President makes first official visit by Irish head of state to an Orange hall

 

PRESIDENT MARY McAleese has made the first official visit by an Irish head of state to an Orange hall.

Mrs McAleese visited Brakey Orange Hall, just outside Bailieborough, Co Cavan, which was destroyed in an arson attack on July 13th, 2000, but rebuilt and reopened in 2004. Further extensions and improvements have been made since, the latest of which was recently completed in time for the occasion.

Around 50 local people, many of the men in their orange lapels and other regalia, packed the little hall yesterday to honour their guest.

Placing the visit in a wider context, Mrs McAleese said the "journey of peace-building and peace-making" since the signing of the Belfast Agreement 10 years ago must continue, and called for a new culture of tolerance and acceptance in both parts of Ireland.

The President was welcomed by Cavan County Grand Master Henry Latimer, who praised the financial support for Orange halls in Border counties provided by the Government.

"Halls like this one we are in today are held very dear by the Orange family," he said.

He outlined to the President and her husband Dr Martin McAleese the close bond between local communities and Orange halls and the facilities provided for meetings, classes and social events. "Given the widespread nature of such activity, it demonstrates why when halls are damaged, attacked, destroyed or [placed] beyond use for periods of time, the community activity of its related hinterland suffers and is curtailed," he added.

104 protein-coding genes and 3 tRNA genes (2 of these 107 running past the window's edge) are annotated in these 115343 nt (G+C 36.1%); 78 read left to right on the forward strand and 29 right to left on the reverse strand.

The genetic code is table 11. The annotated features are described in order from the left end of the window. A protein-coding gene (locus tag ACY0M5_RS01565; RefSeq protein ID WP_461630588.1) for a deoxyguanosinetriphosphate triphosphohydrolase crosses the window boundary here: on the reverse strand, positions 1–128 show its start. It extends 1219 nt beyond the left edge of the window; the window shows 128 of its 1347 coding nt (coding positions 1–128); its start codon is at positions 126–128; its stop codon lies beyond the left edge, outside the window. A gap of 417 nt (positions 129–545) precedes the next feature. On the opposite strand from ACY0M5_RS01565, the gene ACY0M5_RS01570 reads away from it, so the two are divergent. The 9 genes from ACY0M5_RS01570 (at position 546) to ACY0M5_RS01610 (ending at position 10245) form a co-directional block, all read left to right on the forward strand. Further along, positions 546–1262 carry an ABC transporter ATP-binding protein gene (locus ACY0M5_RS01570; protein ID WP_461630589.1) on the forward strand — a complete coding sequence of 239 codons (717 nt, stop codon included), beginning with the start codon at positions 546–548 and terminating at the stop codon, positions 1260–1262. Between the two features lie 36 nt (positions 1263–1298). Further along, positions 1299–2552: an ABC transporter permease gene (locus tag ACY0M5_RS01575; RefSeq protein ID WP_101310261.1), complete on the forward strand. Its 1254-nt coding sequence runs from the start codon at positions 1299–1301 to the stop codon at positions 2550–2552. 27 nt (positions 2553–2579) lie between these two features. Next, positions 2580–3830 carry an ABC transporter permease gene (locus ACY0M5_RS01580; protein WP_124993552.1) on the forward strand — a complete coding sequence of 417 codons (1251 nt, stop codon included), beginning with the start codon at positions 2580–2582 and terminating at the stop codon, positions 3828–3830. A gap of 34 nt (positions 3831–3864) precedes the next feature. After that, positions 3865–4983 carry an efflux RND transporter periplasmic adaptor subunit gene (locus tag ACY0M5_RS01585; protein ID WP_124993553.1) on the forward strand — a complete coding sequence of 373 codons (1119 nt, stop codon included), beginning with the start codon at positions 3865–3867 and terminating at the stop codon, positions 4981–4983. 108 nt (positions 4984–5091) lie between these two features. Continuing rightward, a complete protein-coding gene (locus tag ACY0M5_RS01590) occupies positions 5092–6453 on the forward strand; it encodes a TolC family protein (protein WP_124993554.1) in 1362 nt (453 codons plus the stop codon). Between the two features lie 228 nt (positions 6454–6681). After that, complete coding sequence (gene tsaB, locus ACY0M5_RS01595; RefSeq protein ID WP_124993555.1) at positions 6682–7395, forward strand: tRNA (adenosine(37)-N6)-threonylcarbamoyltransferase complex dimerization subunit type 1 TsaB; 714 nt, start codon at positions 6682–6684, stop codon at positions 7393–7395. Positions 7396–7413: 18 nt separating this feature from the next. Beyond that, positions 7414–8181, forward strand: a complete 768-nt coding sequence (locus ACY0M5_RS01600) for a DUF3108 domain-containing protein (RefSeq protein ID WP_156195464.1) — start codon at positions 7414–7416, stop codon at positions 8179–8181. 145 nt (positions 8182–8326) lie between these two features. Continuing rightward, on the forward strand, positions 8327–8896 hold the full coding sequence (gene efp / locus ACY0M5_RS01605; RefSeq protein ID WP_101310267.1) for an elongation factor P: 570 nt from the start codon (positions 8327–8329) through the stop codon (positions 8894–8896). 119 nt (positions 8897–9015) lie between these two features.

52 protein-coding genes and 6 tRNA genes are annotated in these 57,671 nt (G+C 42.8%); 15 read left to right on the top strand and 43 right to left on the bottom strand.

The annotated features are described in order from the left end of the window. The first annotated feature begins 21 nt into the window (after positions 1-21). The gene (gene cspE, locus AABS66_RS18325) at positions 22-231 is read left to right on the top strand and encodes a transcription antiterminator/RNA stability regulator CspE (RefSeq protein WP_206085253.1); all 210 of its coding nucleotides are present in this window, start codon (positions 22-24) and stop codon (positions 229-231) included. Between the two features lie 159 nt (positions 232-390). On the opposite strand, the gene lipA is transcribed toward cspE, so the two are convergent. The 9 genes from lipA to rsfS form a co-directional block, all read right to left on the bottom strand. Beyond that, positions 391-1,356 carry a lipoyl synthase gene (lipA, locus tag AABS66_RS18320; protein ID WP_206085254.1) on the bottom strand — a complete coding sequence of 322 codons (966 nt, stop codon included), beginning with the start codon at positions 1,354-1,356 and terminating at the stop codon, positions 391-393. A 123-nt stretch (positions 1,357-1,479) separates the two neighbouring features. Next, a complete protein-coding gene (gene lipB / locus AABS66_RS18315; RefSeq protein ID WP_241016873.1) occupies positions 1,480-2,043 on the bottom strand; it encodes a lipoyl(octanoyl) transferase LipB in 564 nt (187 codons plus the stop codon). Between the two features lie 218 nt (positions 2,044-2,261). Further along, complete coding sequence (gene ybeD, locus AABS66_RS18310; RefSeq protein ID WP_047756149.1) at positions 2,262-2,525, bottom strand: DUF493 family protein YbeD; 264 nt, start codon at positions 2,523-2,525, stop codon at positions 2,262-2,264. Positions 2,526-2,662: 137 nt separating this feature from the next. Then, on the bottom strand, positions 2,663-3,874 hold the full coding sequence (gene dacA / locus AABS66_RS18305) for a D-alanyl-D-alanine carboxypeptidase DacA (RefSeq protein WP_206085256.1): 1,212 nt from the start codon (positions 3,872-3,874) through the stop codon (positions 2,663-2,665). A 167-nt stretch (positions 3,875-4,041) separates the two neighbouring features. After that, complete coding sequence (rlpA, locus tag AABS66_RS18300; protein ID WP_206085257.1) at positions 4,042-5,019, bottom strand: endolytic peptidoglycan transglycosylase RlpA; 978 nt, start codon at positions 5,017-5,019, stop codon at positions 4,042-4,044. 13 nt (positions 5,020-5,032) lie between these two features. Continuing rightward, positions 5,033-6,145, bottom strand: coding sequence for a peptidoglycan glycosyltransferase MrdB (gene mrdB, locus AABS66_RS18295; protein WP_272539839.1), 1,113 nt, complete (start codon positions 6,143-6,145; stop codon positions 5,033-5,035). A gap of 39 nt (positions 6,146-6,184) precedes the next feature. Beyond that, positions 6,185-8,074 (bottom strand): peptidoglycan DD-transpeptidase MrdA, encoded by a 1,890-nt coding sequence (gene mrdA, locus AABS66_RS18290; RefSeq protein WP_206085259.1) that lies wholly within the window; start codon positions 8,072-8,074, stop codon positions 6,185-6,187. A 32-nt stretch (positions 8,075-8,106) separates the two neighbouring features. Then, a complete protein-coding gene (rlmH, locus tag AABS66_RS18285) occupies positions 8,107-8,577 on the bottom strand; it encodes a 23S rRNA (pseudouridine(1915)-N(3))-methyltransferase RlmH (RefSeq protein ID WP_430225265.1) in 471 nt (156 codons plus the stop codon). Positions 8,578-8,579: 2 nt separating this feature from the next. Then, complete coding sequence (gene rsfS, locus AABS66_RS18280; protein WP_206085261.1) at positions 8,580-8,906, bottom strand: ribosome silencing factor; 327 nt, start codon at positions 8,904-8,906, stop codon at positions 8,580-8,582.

"Ironically, when such tragedies occur, it is a testament to the local community which relies on these facilities that the buildings are often returned to their former use as soon as possible. This hall has been rebuilt after an arson attack and efforts are under way, thanks to the support of the Government, to enhance the facilities in other halls within the Border counties."

Mrs McAleese hailed the occasion as an example of fresh understanding in relationships between different traditions.

"We have taken the first important steps towards ending the bitter culture of 'either-or', of them versus us," she said.

She called on Irish people everywhere "to build a new culture . . . each accepting that there are different perspectives and practices".

She praised Mr Latimer as a good Cavan man, a good Irishman and a good Orangeman.

The burning of Orange halls, she said, were "intemperate acts of vandalism" which were "a throw-back to another time".

Appealing for an end to attacks on Orange halls and GAA clubs by arsonists she added: "I invite them all to stop and think how wonderfully transformed all our lives would be if we were all made as welcome in each other's homes as I have been made welcome here."

Mrs McAleese received a bouquet of flowers and a piece of Cavan crystal to mark her visit. She later attended other engagements throughout Cavan.